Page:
Repossessed Houses – The Pros & Cons

The current economic climate has had a huge effect on the number of house repossessions occurring around the UK. It is estimated that over 600 houses are repossessed by banks and mortgage lenders every month and while this is bad news for the owners, it is good news for buy to let landlords.

There are of course pros and cons associated with the purchase of repossessed houses, but if you choose carefully you can make profits from day one.

The Pros

Repossessed houses can generally be bought for between 30% and 50% less than their estimated market value. The exact price you pay will depend to a large extent on whether you purchase through a property auction or via an estate agent. Auction properties are given a guide price of around 60% of the market value but if there is a lot of competition for the property on auction day you can end up paying considerably more than the guide price. You will still get the property for a good deal less than it is worth though. Repossessed properties sold through an estate agent have an advertised price but again, this is only a guide and you can normally negotiate a slightly better price if you try.

Because repossessed houses are bought for less than their true market value they provide you with instant equity. This means that in reality you could make a few improvements, do a bit of decorating etc. and re-sell the property for a considerable profit within a few months. Alternatively you can rent the property out for a rental cover of 150 to 200% and benefit from on-going profits. Doing it this way you also have the option of using the equity in the property at a later date to finance the purchase of additional buy to let properties.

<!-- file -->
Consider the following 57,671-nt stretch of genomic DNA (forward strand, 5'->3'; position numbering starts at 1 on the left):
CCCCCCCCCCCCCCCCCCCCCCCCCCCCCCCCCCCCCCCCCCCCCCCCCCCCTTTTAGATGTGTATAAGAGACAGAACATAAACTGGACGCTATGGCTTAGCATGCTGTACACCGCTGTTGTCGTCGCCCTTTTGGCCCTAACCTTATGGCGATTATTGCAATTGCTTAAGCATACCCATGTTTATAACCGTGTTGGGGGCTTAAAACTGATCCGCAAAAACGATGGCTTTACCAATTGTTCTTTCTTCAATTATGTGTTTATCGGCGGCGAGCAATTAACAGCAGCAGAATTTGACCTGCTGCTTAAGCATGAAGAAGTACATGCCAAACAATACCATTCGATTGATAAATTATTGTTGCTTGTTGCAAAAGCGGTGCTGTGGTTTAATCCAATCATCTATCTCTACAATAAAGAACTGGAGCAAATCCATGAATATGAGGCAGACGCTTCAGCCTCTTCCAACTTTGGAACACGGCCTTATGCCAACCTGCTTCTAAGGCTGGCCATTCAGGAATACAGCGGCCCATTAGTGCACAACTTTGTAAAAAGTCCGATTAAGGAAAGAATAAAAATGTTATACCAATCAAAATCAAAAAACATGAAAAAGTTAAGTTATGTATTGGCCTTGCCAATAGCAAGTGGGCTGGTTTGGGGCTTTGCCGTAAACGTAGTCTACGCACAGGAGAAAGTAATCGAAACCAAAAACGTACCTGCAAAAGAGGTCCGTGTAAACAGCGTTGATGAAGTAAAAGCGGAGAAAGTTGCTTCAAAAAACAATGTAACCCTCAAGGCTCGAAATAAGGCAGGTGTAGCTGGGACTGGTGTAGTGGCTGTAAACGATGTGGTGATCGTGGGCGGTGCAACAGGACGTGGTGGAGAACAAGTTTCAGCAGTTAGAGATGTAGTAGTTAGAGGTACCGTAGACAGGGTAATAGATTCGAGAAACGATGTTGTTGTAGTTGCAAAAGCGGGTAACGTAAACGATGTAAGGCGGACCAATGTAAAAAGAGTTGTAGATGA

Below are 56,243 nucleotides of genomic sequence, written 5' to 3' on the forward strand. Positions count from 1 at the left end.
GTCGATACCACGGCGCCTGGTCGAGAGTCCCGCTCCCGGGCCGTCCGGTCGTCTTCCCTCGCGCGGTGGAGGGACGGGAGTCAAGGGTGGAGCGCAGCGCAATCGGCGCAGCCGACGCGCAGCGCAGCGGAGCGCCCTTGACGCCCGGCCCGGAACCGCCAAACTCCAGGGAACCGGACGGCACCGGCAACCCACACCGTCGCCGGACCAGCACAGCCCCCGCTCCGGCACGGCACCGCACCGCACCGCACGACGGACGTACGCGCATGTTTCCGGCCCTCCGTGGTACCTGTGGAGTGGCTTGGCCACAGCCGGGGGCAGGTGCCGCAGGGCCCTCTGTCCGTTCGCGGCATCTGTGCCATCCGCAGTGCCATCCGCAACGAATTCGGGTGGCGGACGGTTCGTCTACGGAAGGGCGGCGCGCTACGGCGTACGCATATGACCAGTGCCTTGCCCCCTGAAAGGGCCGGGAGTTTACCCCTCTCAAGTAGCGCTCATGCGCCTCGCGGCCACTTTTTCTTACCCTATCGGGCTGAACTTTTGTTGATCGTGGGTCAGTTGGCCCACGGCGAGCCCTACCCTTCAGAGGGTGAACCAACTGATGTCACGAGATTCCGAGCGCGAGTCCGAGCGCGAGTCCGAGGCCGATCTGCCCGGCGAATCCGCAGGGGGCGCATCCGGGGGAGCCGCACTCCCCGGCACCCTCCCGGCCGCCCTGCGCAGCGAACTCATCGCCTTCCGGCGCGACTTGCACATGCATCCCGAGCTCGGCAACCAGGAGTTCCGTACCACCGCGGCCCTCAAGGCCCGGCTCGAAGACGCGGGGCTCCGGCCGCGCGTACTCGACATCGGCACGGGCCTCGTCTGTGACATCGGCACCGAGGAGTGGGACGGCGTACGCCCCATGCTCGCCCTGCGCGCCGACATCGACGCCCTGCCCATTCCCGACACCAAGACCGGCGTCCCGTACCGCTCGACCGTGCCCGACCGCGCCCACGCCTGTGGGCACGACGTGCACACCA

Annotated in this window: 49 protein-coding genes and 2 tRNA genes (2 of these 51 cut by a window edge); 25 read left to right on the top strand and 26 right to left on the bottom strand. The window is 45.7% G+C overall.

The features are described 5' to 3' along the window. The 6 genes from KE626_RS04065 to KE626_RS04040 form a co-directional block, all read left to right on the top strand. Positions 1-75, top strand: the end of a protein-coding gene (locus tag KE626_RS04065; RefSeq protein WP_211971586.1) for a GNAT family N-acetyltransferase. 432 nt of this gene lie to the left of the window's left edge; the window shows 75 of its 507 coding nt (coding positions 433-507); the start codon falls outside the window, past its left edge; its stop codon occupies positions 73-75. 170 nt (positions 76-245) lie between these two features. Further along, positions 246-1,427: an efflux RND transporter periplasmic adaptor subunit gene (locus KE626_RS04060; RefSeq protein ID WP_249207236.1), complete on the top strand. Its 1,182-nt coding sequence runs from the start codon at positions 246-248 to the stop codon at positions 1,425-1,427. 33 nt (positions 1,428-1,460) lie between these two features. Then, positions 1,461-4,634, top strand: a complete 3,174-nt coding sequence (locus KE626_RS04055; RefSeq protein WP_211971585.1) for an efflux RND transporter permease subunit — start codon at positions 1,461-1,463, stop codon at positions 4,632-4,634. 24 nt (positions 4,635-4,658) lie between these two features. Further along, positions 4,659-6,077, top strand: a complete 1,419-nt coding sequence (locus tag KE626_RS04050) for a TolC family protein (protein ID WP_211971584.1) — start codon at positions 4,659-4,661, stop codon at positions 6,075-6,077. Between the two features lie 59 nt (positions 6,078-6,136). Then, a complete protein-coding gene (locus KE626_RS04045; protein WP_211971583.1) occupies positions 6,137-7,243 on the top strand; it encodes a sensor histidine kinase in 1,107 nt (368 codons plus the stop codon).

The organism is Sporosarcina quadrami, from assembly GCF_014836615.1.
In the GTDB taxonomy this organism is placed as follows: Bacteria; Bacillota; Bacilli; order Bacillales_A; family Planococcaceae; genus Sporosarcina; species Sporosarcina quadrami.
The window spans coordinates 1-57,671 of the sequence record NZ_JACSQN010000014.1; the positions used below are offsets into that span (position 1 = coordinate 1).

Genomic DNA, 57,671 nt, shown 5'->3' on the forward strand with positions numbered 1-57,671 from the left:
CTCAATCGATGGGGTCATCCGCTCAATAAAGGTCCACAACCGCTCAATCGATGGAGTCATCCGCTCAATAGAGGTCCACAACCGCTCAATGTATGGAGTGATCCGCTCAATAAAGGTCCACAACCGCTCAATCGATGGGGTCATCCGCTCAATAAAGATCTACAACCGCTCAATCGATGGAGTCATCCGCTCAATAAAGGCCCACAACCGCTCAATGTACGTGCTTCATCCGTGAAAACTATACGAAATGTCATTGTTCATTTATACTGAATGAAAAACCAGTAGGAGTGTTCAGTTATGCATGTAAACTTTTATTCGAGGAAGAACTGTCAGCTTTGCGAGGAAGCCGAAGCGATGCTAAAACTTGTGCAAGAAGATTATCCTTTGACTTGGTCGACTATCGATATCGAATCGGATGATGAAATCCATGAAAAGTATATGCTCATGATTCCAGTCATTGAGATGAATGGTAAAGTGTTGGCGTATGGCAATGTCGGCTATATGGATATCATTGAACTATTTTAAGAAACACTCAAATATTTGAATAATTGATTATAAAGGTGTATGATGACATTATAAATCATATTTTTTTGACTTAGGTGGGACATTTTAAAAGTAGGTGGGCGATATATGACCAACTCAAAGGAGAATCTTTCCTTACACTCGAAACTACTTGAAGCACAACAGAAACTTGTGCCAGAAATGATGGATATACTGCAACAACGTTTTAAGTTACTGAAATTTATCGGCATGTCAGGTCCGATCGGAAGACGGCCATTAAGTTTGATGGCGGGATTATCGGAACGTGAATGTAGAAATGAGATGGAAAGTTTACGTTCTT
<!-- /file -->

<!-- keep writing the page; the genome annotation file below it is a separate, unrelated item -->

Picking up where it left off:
The Cons

The main drawback associated with repossessed houses is the condition in which you buy them. Some former owners of repossessed houses completely strip the property of all fixtures and fittings when they realise it is going to be repossessed, while others go as far as to strip out the radiators, the boiler, the hot water cylinder and even the bathroom suite. At best you will probably need to spend a few thousand pounds redecorating and modernising some areas of the property, and these costs all come out of your profit margin.

Another factor to consider is that depending on the condition of the property when you buy it, it could take anywhere up to a few months to bring it up to a rentable condition. The mortgage payments during these initial months with no tenants will need to be covered by you.

Of course you can buy repossessed houses that are in a ready-to-rent condition but you’ll inevitably pay more for them. The question you have to ask yourself then is do you want an instant rental income with a slightly smaller profit margin, or are you happy to pay the bills for a few months while improvements are carried out and benefit from better profits in the long run?